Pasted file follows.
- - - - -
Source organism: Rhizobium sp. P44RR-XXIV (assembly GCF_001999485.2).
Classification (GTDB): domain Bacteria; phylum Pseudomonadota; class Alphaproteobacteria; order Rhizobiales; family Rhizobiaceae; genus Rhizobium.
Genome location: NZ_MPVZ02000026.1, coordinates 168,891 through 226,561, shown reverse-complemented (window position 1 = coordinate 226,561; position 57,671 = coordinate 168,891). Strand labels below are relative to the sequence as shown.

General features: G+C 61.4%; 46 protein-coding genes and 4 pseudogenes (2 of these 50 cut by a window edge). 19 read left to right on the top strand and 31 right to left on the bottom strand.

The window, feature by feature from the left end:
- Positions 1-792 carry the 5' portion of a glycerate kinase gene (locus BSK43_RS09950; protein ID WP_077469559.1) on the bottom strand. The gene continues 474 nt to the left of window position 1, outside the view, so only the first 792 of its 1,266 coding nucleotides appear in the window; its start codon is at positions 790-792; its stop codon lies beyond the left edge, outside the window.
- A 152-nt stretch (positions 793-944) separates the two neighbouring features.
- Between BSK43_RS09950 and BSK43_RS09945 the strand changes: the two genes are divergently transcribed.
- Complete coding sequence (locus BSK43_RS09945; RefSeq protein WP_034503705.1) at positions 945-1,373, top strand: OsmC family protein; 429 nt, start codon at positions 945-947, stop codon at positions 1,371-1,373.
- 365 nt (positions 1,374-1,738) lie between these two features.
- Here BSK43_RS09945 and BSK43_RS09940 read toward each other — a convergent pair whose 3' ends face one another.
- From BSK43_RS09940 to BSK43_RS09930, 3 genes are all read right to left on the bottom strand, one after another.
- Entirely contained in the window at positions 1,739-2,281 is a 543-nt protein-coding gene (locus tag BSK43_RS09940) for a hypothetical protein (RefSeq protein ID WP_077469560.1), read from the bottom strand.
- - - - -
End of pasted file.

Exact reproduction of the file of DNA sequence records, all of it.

Source organism: Rhizobium sp. P44RR-XXIV (assembly GCF_001999485.2).
Classification (GTDB): domain Bacteria; phylum Pseudomonadota; class Alphaproteobacteria; order Rhizobiales; family Rhizobiaceae; genus Rhizobium.
Genome location: NZ_MPVZ02000026.1, coordinates 168,891 through 226,561, shown reverse-complemented (window position 1 = coordinate 226,561; position 57,671 = coordinate 168,891). Strand labels below are relative to the sequence as shown.

General features: G+C 61.4%; 46 protein-coding genes and 4 pseudogenes (2 of these 50 cut by a window edge). 19 read left to right on the top strand and 31 right to left on the bottom strand.

The window, feature by feature from the left end:
- Positions 1-792 carry the 5' portion of a glycerate kinase gene (locus BSK43_RS09950; protein ID WP_077469559.1) on the bottom strand. The gene continues 474 nt to the left of window position 1, outside the view, so only the first 792 of its 1,266 coding nucleotides appear in the window; its start codon is at positions 790-792; its stop codon lies beyond the left edge, outside the window.
- A 152-nt stretch (positions 793-944) separates the two neighbouring features.
- Between BSK43_RS09950 and BSK43_RS09945 the strand changes: the two genes are divergently transcribed.
- Complete coding sequence (locus BSK43_RS09945; RefSeq protein WP_034503705.1) at positions 945-1,373, top strand: OsmC family protein; 429 nt, start codon at positions 945-947, stop codon at positions 1,371-1,373.
- 365 nt (positions 1,374-1,738) lie between these two features.
- Here BSK43_RS09945 and BSK43_RS09940 read toward each other — a convergent pair whose 3' ends face one another.
- From BSK43_RS09940 to BSK43_RS09930, 3 genes are all read right to left on the bottom strand, one after another.
- Entirely contained in the window at positions 1,739-2,281 is a 543-nt protein-coding gene (locus tag BSK43_RS09940) for a hypothetical protein (RefSeq protein ID WP_077469560.1), read from the bottom strand.